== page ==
BioDistrict president finds creative way to raise money — build a courthouse

How do you solve the problem of being the unpaid president of a state-created, but unfunded economic development district? If you’re James McNamara, you build a courthouse.

In an inventive attempt to unearth money to support the cash-strapped BioDistrict New Orleans, McNamara is trying to broker a partnership with New Orleans Civil District Court to construct a new justice building at Duncan Plaza, the site of a former state office building.

The two groups, along with the state — which owns the Loyola Avenue property — are in the early stages of discussion and McNamara must still convince his wary, 15-member board that this is a good idea. But should they all come to terms, McNamara and the judges behind the push believe it not only will produce the new courthouse they have long desired, but it could give the BioDistrict a much needed source of revenue.

“It’s a viable means of developing a staff here,” McNamara told his board at a meeting this month. “It moves us along.”

The parties envision an agreement where the BioDistrict would issue bonds for the building’s construction and then act as either its developer, co-developer or financier. The district would also manage and operate the building and possibly share in revenue generated from a parking lot, eating establishment or copy center, if those were built.

Civil District Court judges have long been pushing for a new building. The current courthouse has an inadequate heating and cooling system and isn’t conducive to the needs of a modern judiciary, Judge Michael Bagneris said. There are no private rooms for attorneys to meet with clients or for juries to deliberate. The former huddle in busy, public hallways and the latter assess divorce and foreclosure cases in empty courtrooms, Bagneris said.

“This building leaks expenses,” Bagneris said. “It leaks money.”

The move, so far, has been met with serious skepticism. The BioDistrict’s board was largely cold to the idea upon its introduction at a meeting on June 19, with some board members questioning whether the district was overstepping its boundaries and operating outside its level of expertise.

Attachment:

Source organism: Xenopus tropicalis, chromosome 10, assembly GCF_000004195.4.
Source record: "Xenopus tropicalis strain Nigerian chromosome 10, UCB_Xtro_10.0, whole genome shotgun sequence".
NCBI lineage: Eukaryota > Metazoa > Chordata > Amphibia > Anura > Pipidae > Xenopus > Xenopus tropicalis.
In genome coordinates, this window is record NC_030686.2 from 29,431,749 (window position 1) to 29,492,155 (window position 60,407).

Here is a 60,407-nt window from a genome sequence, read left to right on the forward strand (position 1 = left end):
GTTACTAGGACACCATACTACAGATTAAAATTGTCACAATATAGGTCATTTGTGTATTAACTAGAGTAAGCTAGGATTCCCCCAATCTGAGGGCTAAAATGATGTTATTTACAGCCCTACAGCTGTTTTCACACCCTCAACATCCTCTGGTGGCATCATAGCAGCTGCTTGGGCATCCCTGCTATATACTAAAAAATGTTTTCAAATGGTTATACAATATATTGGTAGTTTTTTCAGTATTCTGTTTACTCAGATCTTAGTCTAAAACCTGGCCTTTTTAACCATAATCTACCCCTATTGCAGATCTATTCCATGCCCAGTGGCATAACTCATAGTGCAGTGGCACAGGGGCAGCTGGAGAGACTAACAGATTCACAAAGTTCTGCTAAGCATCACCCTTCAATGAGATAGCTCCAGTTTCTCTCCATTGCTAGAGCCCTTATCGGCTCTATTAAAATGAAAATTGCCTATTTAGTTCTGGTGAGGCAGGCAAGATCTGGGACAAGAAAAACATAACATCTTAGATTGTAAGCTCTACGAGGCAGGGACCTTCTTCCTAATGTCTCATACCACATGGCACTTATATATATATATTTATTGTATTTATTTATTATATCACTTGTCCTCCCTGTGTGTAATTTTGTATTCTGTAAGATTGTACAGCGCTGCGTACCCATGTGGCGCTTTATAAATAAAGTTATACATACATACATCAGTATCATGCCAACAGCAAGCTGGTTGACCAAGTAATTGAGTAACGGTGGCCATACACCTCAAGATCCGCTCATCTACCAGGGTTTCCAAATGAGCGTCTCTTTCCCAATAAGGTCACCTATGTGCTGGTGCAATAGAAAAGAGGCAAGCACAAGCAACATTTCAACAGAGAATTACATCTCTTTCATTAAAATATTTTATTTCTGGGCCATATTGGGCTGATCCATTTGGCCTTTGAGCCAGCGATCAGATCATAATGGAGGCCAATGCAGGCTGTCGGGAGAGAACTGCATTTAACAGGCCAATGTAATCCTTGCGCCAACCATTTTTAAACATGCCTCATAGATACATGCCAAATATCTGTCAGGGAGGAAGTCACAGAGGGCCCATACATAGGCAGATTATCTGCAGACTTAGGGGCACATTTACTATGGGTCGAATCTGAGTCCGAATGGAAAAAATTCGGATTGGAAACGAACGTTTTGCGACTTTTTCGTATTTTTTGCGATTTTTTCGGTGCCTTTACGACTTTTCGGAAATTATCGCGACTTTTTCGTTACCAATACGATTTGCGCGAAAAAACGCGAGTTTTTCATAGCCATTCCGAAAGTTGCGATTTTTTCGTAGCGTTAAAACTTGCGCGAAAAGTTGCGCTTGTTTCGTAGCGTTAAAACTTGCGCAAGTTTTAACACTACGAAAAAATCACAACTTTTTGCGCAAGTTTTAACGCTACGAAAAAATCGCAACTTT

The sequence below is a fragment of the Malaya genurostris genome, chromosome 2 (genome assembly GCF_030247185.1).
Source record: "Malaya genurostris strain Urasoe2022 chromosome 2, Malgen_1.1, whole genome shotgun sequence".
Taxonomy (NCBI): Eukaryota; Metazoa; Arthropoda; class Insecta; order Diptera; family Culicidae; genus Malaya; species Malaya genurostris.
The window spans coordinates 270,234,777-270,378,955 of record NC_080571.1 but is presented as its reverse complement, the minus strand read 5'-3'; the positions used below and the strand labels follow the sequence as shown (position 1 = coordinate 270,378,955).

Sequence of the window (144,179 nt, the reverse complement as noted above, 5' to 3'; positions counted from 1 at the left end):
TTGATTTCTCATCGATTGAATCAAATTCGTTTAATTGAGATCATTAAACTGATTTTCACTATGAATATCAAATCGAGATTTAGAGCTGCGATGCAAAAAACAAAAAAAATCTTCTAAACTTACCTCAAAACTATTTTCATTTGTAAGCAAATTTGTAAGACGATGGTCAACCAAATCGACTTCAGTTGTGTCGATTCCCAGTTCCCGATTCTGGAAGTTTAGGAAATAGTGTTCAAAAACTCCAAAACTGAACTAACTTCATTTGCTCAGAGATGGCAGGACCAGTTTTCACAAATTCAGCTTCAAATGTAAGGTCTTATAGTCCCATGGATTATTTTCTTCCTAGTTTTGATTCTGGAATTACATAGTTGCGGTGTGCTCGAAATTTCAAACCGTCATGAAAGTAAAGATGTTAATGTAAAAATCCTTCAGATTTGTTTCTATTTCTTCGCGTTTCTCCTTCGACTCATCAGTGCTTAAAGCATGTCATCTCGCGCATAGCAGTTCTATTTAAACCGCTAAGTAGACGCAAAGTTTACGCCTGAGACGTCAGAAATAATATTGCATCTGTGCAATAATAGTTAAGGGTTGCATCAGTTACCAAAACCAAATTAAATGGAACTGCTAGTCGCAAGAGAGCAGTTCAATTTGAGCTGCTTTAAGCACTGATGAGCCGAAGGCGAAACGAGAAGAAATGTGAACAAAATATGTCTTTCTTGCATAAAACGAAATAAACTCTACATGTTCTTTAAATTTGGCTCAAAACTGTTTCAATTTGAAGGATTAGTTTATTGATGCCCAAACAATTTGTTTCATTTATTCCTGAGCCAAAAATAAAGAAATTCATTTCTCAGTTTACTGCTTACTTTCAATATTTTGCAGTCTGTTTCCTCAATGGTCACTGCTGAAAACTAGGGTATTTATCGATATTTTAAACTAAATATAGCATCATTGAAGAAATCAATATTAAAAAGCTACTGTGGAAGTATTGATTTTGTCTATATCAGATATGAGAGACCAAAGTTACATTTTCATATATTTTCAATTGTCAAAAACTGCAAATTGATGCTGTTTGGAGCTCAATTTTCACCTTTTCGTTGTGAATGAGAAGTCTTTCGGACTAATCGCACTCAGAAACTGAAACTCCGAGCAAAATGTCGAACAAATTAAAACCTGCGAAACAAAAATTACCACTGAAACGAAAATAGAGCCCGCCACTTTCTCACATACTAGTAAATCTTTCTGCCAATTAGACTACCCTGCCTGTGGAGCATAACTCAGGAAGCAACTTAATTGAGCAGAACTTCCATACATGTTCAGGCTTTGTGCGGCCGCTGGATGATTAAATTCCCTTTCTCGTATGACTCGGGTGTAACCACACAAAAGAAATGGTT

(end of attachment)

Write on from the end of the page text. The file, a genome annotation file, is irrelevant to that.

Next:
“This is just not something this commission should be doing,” board member and real estate developer Roger Ogden said. “It’s just too fraught with issues. We are not supposed to be developing courthouses.”

What’s more, City Hall has bristled at the thought of having to maintain a building it did not conceive and a courthouse it would rather see move into the currently shuttered Charity Hospital.

McNamara will formally present his proposal at a BioDistrict board meeting next month, where board members are expected to vote on steps forward.

The BioDistrict was created by the legislature in 2005 to help grow the bioscience industry in New Orleans, within the area bounded by Earhart Boulevard, Iberville Street and Carrollton and Loyola avenues. The district wants to increase and commercialize bioscience research in New Orleans by connecting universities, medical centers, research centers and corporations. Economic developers point to it as an industry on the rise, especially as the U.S. population ages.

But neither the state nor city has found money to fund BioDistrict New Orleans. Gov. Bobby Jindal has twice vetoed an appropriation for it. The district survives on grants and revenue generated by hosting events.

The 2013 budget — which projects expenses of $961,000 and revenue of $975,000 — includes $725,000 in anticipated revenue from the Judicial District Court Building Commission for pre-development fees to build the courthouse, money that has not yet been promised.

McNamara, hired as president in 2008, has not taken a salary in two years. He said he was in no position to pass up the unconventional courthouse offer.

“I had to look at every source of possible revenue,” McNamara said. “Will this by itself be the cure? No. Would it be in the mix to getting us to sustainability? Yes.”